These skills give you energy when you use them. They are your natural skills in top gear. In fact you might be so good at this skill, and enjoy it so much, that it you might not even recognise it as a skill.


Latent loved skills. There are skills that we may not have yet discovered. Skills that we may not have yet sufficiently developed to be good at, but may come to love. Our latent undeveloped talent. I always loved the story of the man who was asked if he could play the piano, and he responded ‘I don’t know, I have never tried’.

Very often our latent loved skills come to the fore in activities outside of work or in times of change or unusual circumstances. Look at how many people found themselves discovering new skills and talents as a result of the COVID 19 pandemic!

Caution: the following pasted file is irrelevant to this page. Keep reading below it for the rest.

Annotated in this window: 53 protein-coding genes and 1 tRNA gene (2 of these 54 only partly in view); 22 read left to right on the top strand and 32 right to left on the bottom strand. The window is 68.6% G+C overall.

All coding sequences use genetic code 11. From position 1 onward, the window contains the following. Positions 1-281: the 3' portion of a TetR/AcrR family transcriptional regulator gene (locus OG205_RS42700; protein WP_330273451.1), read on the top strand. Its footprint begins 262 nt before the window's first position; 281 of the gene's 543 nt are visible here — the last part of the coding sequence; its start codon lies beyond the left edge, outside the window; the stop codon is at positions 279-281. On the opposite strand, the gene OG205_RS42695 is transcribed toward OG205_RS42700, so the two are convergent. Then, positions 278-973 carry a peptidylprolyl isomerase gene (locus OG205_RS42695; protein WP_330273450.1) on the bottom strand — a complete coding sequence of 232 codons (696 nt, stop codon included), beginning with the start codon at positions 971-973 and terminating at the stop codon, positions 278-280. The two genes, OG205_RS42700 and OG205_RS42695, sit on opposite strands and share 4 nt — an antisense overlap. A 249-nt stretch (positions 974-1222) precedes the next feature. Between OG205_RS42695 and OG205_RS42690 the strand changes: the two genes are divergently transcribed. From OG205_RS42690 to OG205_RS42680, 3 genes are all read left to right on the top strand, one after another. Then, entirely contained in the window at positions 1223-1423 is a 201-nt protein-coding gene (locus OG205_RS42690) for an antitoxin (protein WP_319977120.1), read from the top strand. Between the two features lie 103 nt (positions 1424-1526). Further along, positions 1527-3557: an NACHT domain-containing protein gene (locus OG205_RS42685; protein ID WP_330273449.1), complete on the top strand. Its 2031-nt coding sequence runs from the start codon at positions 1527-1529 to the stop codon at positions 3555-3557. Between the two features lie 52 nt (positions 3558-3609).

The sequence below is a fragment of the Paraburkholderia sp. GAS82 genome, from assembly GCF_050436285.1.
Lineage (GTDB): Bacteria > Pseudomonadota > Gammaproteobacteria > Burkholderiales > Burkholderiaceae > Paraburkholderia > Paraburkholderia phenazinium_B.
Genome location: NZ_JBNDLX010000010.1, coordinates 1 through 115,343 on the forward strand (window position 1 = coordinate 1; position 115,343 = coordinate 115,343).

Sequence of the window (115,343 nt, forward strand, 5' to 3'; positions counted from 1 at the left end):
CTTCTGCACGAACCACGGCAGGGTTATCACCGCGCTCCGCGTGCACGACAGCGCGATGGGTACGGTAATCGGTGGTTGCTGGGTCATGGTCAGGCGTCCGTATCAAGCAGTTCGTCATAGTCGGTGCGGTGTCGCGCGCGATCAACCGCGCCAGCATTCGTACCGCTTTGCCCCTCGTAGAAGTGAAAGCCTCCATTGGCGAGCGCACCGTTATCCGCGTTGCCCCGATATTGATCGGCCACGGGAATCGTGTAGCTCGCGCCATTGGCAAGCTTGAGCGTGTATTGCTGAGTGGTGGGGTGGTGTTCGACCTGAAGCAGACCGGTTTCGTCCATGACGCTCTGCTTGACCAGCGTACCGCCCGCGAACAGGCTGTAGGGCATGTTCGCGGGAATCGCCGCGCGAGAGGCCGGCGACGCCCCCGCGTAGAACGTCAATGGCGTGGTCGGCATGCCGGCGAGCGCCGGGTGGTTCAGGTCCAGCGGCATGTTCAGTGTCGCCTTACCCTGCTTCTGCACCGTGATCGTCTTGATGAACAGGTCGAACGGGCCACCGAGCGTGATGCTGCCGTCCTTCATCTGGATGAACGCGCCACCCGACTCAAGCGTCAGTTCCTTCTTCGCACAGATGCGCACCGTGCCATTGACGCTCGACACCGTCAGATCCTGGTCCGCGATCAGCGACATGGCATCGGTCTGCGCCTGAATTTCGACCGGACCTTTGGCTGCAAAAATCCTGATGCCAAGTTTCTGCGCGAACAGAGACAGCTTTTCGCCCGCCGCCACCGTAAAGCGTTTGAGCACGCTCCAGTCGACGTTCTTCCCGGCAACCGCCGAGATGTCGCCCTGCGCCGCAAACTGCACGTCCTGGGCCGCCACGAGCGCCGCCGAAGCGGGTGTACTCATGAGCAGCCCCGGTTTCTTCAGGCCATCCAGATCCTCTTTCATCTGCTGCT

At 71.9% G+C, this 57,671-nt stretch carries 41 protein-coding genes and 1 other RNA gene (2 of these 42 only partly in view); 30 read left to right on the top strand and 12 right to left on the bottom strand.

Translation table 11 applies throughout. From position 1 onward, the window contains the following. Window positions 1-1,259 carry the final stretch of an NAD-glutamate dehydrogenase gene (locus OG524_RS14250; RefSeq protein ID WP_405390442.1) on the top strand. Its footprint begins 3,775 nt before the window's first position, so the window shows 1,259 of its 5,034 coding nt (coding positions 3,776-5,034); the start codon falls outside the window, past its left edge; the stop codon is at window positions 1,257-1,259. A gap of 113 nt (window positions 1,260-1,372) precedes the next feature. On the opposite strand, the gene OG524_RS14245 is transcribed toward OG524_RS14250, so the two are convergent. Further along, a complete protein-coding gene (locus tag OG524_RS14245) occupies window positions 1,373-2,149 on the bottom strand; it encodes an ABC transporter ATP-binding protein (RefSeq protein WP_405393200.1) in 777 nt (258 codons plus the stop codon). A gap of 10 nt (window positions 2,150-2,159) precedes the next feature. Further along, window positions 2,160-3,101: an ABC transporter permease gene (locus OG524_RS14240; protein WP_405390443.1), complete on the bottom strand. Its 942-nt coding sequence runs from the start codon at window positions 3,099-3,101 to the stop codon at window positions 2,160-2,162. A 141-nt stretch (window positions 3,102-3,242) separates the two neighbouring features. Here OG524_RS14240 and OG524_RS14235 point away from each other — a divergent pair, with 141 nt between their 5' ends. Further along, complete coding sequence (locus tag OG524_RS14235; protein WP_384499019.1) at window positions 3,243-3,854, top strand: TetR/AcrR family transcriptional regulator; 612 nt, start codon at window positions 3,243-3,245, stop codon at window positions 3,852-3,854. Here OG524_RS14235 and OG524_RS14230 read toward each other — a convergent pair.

KNOWLEDGE - Skills in context.


If you jump onto my LinkedIN profile you will see that I have spent the last 20 years as a leadership coach and facilitator, working mostly in the corporate sector.


When my kids were much younger, I just told them that I was a ‘teacher’ for grown ups. It was an easy way to explain what I did. It involved using the same skills – organising information, presenting information and working with others to help them learn useful things.

Yet, I would have been a lousy teacher! My natural and learnt skills only became loved skills when applied in the right context. I like to work with adults, not children. I am interested in the subject of management , organisational psychology and careers – not the school curriculum.

In many ways, what we know puts into context what we can do.